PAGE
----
Rules For Games: Do & Don’t #1

By John Walker on July 2nd, 2010 at 6:21 pm.

OBEY ME!

It’s about time everyone in the games industry did what I tell them.

So starting today, here’s the first of my Do And Don’t guides. Obey them, developers. Live longer.

Do: let me flush the toilets and turn on the taps. Scenery, in any game of any genre, shouldn’t be painted on the walls. And so many games before have put in a nice toilet flushing noise. Since all games do insist in including a toilet, as well they should, then all games should include the splishy sploshy noise of flushing it.

Don’t: tell me that you’re a game any more. You want to capture something of Brechtian estrangement, break down that fourth wall with mallets and wrecking balls, because you think it’s a fresh and original approach. It’s not. It’s been done a lot, and it’s probably a sign that you’re not confident enough in your own creation. If you feel the urge to winkingly acknowledge to the player that they’re playing a game, then you need to go back to work to create a more convincing world.

Do: feel free to let me quick save. I know, I know, you’re very proud of your checkpointing, but as it happens I don’t really want to repeat any fight in the game seventeen times because of your difficulty spike. And sure, you could consider it cheating, letting me blag my way through sections. But I sort of bought your game, and arrogantly feel like I should now be able to enjoy it as I wish. Perhaps that might be to opt out of quick save spamming. But perhaps it will improve the experience if only you’ll let me.

Don’t: show me an unskippable animation when I die. It doesn’t matter how elaborate you make this, the maximum number of times I’ll ever want to watch it is none. And if your load times are horrible, this becomes infinitely more awful. If you’re only ever playing your game with God Mode on to test it, switch it off occasionally to see how the rest of us will suffer when we play. YES! I KNOW! I DIED! SHUT UP AND RELOAD! JUST BLOODY RELOAD! That is how the rest of us suffer when we play.

Do: let me carry more than two guns. Just when did we all decide that we weren’t okay with that element of unrealism in gaming? Sure, it can be set in the retro-future on a spaceship made of time, but god forbid we holster an improbable number of weapons. Especially if you’ll then let me carry hundreds of bits of ammo for all the weapons anywhere. Where am I storing those? In my magic trousers? And if so, why can’t I stick a pistol and a rocket launcher in there too? I want to stick a rocket launcher in my magic trousers!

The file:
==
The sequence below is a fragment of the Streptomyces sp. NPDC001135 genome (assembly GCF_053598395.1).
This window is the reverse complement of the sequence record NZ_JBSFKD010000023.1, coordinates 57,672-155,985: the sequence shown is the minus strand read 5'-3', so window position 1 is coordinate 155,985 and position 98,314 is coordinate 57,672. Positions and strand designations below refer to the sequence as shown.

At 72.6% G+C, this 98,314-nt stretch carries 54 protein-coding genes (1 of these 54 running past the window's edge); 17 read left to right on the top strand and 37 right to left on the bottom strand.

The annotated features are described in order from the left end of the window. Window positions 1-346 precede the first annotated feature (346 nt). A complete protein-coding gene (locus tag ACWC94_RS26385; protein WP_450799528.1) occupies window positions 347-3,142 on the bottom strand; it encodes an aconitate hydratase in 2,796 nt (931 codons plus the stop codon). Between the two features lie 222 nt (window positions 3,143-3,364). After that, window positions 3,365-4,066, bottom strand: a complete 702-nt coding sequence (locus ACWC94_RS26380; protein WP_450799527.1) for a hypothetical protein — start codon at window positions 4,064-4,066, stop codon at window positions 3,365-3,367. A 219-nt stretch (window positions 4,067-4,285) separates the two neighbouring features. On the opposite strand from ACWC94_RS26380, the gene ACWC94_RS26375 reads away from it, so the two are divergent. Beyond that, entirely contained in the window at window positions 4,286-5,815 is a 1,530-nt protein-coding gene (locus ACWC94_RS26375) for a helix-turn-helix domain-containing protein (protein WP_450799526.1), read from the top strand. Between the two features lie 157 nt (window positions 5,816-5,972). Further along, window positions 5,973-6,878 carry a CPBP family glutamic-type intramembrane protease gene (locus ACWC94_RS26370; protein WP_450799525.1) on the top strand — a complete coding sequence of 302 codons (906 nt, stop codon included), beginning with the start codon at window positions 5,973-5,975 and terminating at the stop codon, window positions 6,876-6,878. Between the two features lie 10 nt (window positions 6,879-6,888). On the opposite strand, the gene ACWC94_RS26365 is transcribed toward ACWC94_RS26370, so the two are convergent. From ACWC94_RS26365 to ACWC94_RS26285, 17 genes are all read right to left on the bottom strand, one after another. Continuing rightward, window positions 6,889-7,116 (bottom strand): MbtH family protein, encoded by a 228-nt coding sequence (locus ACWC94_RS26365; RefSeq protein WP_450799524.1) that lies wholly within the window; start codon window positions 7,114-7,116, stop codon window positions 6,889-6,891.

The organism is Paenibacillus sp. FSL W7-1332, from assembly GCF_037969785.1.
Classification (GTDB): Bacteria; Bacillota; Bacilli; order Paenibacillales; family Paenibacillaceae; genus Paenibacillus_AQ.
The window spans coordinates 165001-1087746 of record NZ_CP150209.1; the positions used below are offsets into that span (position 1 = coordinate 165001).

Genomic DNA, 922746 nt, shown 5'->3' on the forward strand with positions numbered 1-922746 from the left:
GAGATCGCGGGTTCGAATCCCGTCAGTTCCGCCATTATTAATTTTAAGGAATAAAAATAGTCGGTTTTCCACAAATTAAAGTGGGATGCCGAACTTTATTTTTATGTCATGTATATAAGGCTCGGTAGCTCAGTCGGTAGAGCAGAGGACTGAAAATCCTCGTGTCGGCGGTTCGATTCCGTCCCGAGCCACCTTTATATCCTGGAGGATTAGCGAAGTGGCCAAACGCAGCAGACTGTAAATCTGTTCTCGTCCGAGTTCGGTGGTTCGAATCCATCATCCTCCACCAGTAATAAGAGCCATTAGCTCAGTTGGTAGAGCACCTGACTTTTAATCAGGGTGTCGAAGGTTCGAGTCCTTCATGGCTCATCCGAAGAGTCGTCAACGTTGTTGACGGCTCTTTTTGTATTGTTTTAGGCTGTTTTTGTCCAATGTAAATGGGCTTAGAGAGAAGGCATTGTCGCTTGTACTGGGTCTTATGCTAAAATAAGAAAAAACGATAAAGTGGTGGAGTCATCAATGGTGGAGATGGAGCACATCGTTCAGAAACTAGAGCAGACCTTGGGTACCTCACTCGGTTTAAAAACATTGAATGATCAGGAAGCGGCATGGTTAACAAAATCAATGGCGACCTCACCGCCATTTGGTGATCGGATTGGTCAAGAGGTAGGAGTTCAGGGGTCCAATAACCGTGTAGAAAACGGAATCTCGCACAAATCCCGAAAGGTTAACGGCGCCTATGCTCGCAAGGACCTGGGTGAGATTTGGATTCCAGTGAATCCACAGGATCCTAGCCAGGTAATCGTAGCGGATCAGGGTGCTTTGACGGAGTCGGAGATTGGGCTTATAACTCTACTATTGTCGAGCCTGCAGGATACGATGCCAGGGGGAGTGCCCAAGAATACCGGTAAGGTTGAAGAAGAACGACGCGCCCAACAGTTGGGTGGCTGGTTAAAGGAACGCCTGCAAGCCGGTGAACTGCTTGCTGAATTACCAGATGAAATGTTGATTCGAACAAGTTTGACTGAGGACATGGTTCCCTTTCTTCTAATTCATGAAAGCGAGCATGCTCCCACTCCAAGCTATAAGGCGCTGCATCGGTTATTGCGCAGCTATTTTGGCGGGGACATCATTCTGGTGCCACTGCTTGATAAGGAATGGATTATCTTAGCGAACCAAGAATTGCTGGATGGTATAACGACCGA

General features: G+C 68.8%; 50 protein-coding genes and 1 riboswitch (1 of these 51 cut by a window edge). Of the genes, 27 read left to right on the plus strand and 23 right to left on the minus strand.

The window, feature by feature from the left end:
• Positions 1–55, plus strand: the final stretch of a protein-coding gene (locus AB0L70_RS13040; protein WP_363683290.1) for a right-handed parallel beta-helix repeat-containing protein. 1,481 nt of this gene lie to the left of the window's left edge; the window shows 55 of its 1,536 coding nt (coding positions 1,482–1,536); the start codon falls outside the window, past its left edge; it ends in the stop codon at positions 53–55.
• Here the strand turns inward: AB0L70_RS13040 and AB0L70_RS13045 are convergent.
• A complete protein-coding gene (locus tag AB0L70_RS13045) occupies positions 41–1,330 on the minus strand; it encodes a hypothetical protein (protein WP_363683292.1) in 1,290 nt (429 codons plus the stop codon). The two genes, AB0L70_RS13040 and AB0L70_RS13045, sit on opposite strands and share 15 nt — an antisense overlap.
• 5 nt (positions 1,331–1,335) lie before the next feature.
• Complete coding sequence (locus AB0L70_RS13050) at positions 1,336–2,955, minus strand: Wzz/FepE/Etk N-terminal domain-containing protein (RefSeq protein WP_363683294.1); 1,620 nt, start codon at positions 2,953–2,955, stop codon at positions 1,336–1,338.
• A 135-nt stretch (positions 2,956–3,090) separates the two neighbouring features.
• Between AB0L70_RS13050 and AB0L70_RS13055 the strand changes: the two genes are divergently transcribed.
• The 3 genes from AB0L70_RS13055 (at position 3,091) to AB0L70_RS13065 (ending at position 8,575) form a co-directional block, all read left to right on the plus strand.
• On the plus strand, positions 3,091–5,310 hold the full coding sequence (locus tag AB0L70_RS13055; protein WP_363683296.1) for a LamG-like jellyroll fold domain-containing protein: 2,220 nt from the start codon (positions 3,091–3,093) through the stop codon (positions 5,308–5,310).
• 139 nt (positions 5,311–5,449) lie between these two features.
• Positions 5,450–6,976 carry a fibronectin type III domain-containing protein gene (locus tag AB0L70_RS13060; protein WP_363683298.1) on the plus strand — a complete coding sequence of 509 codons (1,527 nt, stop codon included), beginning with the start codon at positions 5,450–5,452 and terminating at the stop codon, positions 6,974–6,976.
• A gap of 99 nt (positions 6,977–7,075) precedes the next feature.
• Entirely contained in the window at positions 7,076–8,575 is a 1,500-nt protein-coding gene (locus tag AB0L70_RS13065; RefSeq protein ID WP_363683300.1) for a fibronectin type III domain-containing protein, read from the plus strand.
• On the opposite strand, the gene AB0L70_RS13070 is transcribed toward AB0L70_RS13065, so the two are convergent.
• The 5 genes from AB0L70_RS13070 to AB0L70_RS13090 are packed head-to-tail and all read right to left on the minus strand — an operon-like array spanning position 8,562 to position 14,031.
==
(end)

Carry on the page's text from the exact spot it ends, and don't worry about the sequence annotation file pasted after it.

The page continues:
Don’t: leave diary entries by one person scattered over miles of corridors, buildings and countries. That’s not how a diary works. A diary tends to be all in one place. Most people, when journaling their lives, don’t tend to scribble it out on the nearest scrap of paper and then leave it wherever they wrote it. Because that would be utterly insane.

Do: feel free to hire a writer to work for your team from the start of development. Many really are amazingly talented, and their skill with coding is extraordinary, but this doesn’t always naturally lend itself toward crafting fine narrative. It does, however, mean that we end up with characters called Dirk Bluntly, who say things like, “This is the last time I’m going to take any more of this!” Which we don’t want as much as people apparently believe.

Don’t: do anything to us in a cutscene that we could easily prevent during the game proper. It’s extremely unlikely that the enemy is going to capture Tanker McTankerton by pointing a gun at him menacingly. Because that’s what everyone else did on the way there, and he blew them all up with his grenade launcher. Which he likely would do here as well, if only you’d flipping give us the controls back.

Do: however, let me do anything amazingly cool my character can do in a cutscene. If the best I can do is jump the height of a brick, then that’s what he’s limited to in the scenes too. If he can cartwheel up a wall, fire lasers out of his eyes, and turn into a spider, then I have to be able to do those things too. In the game. In real life would be good too.

Don’t: have flying baddies in your game. Sure, there may be examples of the odd few that have worked. The rest haven’t. It’s so, so unpleasant. Like a lovely walk in the woods ruined by the constant assault of gnats in your face. Fun, people. We want to have fun. Not be constantly irritated. Fun.

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383 Comments »

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  1. bildo says:

    flushing toilets with a flushing sound must be present. Reference: Duke Nukem.

    • Andy_Panthro says:

      and of course being able to smash the toilet, then drink from the water that gushes forth. This should heal me, but I don’t know why.

    • po says:

      And with the advances to physics engines, there should be floaters. That float.

    • Zogtee says:

      Back when we played Swat 3 (awesome game, btw), we were impressed by the fact that you could switch the lights on or off by, you know, flicking the light switches. I don’t remember if you could do it on all maps, but you could on some. It was a small thing, I suppose, but it added a lot to the sense of immersion. This was years and years ago, so you think it would be more common today, but it’s not. Lazy sods.